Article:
Rajna Swaminathan & Ganavya Doraiswamy
Rajna Swaminathan and Ganavya Doraiswamy are two virtuosic, internationally acclaimed young South Indian musicians, composers, and scholars. Rajna is one of only a few women practitioners of the mrudangam, a double-headed drum that is the defining instrument of Carnatic music. Ganavya is a multidisciplinary artist trained in several classical Indian art forms, including Carnatic singing and Varakari devotional poetry. Rajna and Ganavya share both a reverence for the ancient traditions they steward, and a passion for pushing them into exciting and dynamic new territory.
The South Indian Carnatic tradition is rooted in rhythmic and melodic frameworks called raga and tala, respectively, which have connected diverse cultural communities in India for millenia and form the basis for classical composition and improvisation. From the western state of Maharashtra, Varakaris are a sect of devotees to the Hindu deity Vitthal, whose ancient devotional poetry reflects their distinctly tolerant and inclusive philosophy. Originally sung along the Varakaris’s annual pilgrimage, over time this poetry emerged on the concert stage, incorporating classical instrumentation, ragas, and talas.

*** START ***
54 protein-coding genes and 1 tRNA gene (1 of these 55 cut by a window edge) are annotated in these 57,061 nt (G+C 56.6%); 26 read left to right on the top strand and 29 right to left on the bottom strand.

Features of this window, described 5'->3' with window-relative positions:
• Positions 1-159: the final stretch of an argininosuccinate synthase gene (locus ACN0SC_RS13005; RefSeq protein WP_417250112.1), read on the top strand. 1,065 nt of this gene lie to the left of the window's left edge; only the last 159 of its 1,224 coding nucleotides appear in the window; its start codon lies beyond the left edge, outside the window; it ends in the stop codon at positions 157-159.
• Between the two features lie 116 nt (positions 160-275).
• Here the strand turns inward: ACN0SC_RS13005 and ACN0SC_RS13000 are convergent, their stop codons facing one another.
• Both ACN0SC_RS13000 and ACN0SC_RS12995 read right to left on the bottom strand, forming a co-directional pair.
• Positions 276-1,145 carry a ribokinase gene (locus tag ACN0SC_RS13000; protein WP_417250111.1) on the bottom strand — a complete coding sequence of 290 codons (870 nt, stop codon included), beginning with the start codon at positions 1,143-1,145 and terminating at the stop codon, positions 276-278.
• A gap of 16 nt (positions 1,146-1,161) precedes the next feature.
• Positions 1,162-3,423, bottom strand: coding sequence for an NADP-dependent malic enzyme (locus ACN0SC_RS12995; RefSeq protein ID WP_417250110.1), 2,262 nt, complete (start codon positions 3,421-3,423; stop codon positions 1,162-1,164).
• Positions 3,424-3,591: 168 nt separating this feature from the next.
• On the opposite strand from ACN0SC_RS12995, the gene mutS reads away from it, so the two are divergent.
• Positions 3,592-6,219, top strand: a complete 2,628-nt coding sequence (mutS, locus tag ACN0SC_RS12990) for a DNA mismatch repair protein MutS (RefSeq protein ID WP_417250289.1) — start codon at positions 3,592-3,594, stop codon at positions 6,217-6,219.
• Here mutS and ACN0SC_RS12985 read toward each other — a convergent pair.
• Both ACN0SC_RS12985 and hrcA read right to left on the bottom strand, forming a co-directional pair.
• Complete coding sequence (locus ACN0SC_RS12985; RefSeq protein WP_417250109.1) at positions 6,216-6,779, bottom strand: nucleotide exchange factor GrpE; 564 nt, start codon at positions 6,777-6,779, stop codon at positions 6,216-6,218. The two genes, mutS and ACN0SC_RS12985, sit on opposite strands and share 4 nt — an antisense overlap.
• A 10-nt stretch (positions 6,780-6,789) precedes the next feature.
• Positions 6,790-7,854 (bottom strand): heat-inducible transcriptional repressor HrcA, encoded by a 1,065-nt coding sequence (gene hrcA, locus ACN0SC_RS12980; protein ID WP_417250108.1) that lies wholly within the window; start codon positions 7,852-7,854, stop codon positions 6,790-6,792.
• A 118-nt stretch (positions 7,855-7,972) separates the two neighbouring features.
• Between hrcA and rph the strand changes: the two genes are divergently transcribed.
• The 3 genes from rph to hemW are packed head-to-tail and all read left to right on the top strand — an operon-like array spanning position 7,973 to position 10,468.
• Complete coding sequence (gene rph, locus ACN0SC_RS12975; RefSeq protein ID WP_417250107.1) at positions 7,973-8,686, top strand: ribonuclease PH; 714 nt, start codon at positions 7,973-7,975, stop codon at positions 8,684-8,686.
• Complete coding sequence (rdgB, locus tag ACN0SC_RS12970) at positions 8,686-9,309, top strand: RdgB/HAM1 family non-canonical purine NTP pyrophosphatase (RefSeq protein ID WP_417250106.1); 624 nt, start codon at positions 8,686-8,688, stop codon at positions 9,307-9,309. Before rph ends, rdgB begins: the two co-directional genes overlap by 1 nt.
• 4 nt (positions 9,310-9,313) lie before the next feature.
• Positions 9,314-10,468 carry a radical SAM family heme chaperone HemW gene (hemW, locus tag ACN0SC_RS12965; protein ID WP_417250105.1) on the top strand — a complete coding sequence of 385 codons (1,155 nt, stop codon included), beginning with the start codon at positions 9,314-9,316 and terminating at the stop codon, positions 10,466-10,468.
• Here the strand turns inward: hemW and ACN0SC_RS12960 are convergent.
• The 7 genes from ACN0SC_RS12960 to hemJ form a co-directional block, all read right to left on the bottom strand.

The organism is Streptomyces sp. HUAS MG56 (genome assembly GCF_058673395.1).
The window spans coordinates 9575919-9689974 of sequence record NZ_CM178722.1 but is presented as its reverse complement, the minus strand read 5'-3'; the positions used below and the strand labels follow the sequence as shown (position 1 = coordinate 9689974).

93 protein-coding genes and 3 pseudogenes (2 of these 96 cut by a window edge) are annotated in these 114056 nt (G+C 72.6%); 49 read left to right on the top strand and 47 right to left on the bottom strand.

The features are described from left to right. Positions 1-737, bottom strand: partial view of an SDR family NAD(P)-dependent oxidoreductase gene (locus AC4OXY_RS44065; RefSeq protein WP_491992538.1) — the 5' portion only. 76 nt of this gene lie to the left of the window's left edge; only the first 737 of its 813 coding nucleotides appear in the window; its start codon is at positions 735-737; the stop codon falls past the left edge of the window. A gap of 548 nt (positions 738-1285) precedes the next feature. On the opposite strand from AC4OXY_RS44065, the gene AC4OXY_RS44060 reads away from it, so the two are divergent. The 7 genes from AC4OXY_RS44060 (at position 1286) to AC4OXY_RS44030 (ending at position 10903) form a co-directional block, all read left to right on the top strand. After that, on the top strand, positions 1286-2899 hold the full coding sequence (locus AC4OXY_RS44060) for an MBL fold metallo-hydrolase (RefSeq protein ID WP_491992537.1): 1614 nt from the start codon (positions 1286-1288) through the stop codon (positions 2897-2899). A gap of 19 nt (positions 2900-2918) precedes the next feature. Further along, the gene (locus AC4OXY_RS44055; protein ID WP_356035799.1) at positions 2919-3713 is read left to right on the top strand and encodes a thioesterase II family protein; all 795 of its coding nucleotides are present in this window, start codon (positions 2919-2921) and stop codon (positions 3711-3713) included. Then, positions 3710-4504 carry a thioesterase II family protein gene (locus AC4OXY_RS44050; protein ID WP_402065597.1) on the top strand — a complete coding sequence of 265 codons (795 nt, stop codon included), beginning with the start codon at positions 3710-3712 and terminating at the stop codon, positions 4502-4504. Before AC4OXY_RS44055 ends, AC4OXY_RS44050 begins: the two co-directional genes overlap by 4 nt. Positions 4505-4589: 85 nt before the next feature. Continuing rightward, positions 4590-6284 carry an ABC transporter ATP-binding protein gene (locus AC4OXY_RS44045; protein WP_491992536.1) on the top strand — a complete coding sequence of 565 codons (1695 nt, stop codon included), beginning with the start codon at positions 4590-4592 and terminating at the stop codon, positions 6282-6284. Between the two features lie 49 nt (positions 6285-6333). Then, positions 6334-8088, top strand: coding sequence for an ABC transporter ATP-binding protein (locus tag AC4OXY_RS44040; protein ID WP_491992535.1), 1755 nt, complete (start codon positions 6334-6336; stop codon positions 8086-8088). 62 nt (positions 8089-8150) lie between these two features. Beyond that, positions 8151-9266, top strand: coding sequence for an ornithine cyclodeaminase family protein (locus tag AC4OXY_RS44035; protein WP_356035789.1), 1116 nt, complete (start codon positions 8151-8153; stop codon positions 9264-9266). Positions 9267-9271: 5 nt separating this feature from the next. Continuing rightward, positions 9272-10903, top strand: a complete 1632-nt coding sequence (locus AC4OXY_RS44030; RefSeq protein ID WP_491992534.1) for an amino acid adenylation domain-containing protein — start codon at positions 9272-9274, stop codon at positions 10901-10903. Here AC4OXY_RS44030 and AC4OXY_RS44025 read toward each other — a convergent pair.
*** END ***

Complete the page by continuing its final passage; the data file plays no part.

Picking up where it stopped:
Belonging to a Maryland-based lineage of South Indian artists, Rajna Swaminathan received a Maryland Folklife Apprenticeship Award in 2007 to continue her foundational mrudangam training with her father, artist P.K. “Swami” Swaminathan, before becoming a protégé of guru Dr. Umayalpuram K. Sivaraman. Rajna has composed for, performed, and toured globally with many celebrated practitioners of classical Indian music, dance, and theater, and recently founded RAJAS, an ensemble exploring intersections between Carnatic music, jazz, and other improvisational traditions.
Born in New York City, Ganavya Doraiswamy moved to Chennai, India, to begin classical arts training at the age of seven. A disciple of Carnatic vocal guru Karaikkal R. Jaishankar, she also trained in Bharata Natyam, harikatha (a Hindu storytelling tradition), and several Carnatic instruments. On tour with Sri Tukaram Ganapathy Maharaj, Ganavya became versed in the Varakari poetry she had first encountered during pilgrimages as a child, which served as inspiration for her acclaimed 2018 debut album, Aikyam: Onnu (Harmony: One).
Rajna and Ganavya are founding members of the We Have Voice Collective, a group of artists and scholars seeking to foster equality in the performing arts. They participate in a wide range of improvisational musical collaborations, perform together regularly as a duo and with the RAJAS ensemble, and are both currently pursuing PhDs in Creative Practice and Critical Inquiry at Harvard University’s Department of Music.